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Armenians in Iraq

Iraqi Armenians
     Armenia      Iraq
Total population
Regions with significant populations
Baghdad, Mosul, Basra, Kirkuk, Dohuk, Avzrog
Armenian, Arabic, Kurdish
Christianity (mostly Armenian Apostolic, some Armenian Catholics)

The history of Armenians in Iraq is documented since late Babylonian times. The Tigris and Euphrates rivers both have their sources in the Armenian Highland,[2] hence, the land of Iraq and the land of Armenia have always been connected. Today it is estimated that there are around 10,000 Armenians living in Iraq, with communities in Baghdad, Mosul, Basrah, Kirkuk and Dohuk.[3]


  • History 1
  • Armenians and the political situation 2
    • 2003 invasion of Iraq 2.1
    • Deployment of Armenian troops 2.2
  • Religion 3
  • Contributions to Iraqi culture 4
  • In Iraqi Kurdistan 5
    • Armenians in Avzrog 5.1
  • See also 6
  • References 7


Armenian children in Baghdad, 1918

The history of Armenians in Iraq is documented since late Babylonian times. However, the general roots of the contemporary Armenian community in Iraq can be largely traced to Shah Abbas's forced relocation of the Armenians to Iran in 1604, some of whom subsequently moved on to settle in Iraq.[4] A further 25,000 Armenians arrived in Iraq during the early twentieth century as they fled the persecution of the Armenian Genocide.[4][5] They established schools, athletic and cultural clubs, and political and religious institutions in urban centers across the breadth of Iraq.[6]

During the 1980s, the Armenian community flourished as a result of President Saddam Hussein's modernization efforts, as it continued to rebuild its cultural institutions and even consecrated an imposing cathedral in Baghdad.[4] Saddam retained many Armenians among his personal entourage: his nanny was Iraqi-Armenian, along with one of his body guards, his jeweler, tailor, and housestaff.[7] One of his mistresses was Juliet N. Gurjian. The Armenians benefited under the secularist rule of the Baath party, which strongly suppressed the Islamist forces especially the Shiite Iraqi elements that would later rise against Saddam. The Armenians also did not support anyone in the opposition so the Hussein regime count on their loyalty and consequently grant them many rights. During Christmas, Saddam Hussein would order large amount of flowers to be taken to the Baghdad Armenian church.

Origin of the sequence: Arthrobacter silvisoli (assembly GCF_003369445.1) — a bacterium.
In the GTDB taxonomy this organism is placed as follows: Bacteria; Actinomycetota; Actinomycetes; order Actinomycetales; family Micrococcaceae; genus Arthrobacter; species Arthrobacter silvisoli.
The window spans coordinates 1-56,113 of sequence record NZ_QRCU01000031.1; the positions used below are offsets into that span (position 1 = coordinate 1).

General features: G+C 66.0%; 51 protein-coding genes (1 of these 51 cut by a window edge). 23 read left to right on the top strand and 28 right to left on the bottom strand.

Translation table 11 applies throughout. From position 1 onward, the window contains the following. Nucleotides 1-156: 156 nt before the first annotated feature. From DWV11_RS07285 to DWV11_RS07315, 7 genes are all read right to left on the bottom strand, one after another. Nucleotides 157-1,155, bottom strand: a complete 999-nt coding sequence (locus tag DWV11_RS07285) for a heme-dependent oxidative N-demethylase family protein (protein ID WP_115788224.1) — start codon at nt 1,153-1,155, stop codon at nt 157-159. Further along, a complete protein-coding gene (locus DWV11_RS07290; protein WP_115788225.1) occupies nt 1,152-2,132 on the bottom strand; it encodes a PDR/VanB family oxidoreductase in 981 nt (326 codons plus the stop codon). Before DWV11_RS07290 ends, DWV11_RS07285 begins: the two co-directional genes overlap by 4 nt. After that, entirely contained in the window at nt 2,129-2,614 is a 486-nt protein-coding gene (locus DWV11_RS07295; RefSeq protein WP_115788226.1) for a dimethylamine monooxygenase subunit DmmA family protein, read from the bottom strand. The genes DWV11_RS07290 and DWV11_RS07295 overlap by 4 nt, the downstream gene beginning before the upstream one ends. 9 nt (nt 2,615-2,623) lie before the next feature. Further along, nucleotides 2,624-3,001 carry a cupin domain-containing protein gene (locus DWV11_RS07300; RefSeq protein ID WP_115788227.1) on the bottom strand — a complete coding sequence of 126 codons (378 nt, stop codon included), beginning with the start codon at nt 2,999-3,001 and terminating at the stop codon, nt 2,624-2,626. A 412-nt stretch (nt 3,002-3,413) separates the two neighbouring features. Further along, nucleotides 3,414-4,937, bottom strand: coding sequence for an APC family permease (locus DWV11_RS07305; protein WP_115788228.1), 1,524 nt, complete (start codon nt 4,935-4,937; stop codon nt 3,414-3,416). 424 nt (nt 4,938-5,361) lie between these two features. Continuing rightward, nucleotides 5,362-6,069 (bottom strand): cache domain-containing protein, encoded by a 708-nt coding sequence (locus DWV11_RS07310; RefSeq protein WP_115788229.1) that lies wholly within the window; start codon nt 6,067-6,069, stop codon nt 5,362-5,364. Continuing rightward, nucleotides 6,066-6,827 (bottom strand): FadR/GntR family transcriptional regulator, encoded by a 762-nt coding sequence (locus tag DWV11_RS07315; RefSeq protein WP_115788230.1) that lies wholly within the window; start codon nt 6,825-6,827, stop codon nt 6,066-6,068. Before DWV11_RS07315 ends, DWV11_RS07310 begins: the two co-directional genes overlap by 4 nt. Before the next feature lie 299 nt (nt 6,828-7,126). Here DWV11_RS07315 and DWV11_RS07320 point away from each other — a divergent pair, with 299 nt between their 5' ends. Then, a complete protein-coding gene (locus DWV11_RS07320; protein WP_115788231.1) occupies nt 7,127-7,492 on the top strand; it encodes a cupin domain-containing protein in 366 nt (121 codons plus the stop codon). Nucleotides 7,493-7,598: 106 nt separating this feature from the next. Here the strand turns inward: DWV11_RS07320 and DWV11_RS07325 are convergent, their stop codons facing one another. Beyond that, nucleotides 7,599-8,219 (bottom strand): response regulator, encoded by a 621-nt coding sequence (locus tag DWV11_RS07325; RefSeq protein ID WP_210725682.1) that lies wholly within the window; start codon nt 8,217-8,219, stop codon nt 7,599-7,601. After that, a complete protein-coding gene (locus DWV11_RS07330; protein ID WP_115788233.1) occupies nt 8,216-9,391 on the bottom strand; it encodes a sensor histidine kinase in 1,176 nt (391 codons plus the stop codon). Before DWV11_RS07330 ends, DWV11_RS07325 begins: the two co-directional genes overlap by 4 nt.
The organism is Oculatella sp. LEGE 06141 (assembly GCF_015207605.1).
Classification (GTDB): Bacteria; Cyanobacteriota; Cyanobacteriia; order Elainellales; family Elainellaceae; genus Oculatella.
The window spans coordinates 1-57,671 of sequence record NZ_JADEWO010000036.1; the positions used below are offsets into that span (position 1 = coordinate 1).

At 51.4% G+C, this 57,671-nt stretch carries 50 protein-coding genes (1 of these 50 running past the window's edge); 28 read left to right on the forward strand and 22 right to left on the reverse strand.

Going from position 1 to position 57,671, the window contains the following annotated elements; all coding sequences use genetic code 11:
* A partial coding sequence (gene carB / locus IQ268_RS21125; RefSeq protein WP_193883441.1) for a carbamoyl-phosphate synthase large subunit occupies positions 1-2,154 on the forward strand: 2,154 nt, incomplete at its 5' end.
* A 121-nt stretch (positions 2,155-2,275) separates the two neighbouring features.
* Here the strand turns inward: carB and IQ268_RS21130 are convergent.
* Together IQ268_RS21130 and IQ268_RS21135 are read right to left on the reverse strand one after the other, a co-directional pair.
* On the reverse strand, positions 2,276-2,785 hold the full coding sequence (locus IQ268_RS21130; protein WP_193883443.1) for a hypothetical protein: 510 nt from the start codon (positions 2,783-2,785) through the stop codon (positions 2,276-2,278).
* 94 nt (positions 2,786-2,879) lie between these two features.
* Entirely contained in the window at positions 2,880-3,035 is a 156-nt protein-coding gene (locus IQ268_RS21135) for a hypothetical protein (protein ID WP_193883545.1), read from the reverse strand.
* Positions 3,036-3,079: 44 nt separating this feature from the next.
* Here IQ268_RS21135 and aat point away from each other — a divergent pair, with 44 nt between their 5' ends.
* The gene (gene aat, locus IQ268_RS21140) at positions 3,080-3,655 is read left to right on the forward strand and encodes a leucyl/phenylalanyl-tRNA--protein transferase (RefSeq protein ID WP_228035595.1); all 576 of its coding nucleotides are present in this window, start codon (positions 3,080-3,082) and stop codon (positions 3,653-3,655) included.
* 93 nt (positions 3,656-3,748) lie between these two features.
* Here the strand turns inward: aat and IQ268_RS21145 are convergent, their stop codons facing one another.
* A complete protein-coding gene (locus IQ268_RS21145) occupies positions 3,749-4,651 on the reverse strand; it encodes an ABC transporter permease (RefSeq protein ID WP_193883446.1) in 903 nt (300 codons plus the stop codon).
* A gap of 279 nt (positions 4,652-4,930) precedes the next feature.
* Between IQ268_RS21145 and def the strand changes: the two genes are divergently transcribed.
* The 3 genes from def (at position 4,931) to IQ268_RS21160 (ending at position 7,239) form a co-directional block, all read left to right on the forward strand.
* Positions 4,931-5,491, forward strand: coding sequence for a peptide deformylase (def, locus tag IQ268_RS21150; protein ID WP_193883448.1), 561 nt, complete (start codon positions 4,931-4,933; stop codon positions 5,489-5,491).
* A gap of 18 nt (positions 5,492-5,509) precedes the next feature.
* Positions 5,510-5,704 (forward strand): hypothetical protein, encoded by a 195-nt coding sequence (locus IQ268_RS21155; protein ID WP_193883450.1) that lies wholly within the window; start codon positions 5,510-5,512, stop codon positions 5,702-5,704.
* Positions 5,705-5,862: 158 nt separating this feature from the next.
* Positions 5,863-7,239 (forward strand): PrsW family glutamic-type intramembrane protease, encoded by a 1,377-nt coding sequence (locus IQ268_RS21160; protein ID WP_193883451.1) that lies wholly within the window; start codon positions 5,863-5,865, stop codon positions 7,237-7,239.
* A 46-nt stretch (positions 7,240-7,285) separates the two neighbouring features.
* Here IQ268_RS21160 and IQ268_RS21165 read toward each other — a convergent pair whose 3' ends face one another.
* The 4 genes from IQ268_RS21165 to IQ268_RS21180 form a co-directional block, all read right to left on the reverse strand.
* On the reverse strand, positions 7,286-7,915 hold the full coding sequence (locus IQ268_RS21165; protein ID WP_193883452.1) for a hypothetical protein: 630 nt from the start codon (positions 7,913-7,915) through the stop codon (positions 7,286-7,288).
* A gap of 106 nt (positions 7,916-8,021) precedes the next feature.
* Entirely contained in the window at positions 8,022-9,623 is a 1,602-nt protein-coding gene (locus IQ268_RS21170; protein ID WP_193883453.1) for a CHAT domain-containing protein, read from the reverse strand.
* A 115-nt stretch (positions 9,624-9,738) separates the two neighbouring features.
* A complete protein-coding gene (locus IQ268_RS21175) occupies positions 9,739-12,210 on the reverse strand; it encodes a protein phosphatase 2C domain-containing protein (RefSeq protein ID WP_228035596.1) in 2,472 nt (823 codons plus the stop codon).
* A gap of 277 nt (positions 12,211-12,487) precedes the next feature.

Armenians and the political situation

After the launch of the second Iraqi campaign, more than 3,000 Armenians left the country, head of National Management of Armenians in Iraq Paruyr Hakopian stated. “Four years have passed since the launch of military campaign in Iraq by Coalition forces. And I confirm with certainty that the number of Armenians who have immigrated abroad does not exceed this mark,” he noted. Mr. Hakopian said four years ago there were 18,000 Armenians in Iraq and now only 15,000 of them live in the country. Generally during the past 4 years 1,500 Armenians immigrated to Syria, about 1,000 arrived in Armenia and about 500 departed for Jordan,” he stressed.[8]

Many Armenians served in the military during Iraq's eight-year war with Iran and the Persian Gulf War. More than 130 from Zakho (a town with an Armenian population 1,500-strong) were killed in the conflict with Iran while three others, also from Zakho, were killed in coalition air strikes in Kuwait, Basra, and Mosul. Civilian casualties in the aftermath of the Persian Gulf War, following the rebellion by the Kurds, included four Armenian babies who died in fighting near the Turkish border.[9]

2003 invasion of Iraq

With the invasion of Iraq, the situation for Armenians in Iraq worsened considerably. Armenians have been subject to killings and kidnappings for ransom. Many Armenians have immigrated to other Middle Eastern countries (most notably Syria and Lebanon), Europe, the US, Canada, and Australia. Armenian churches have also been target of bombings by paramilitary groups.

In October 2007, two Armenian women in Iraq were killed by the Australian private security contractors, Unity Resources Group, in Almasbah district in Baghdad.[10][11]

The Armenian winner of the Miss Iraq competition went into hiding out of fear of being targeted by Islamic militants.[12]

Deployment of Armenian troops

Armenia took part in the efforts of the US-led Coalition by sending a group of 46 non-military personnel, including 30 truck drivers, 10 bomb detonation experts, three doctors and three officers. They served the under Polish command in the city of Karbala and the nearby town of Hillah.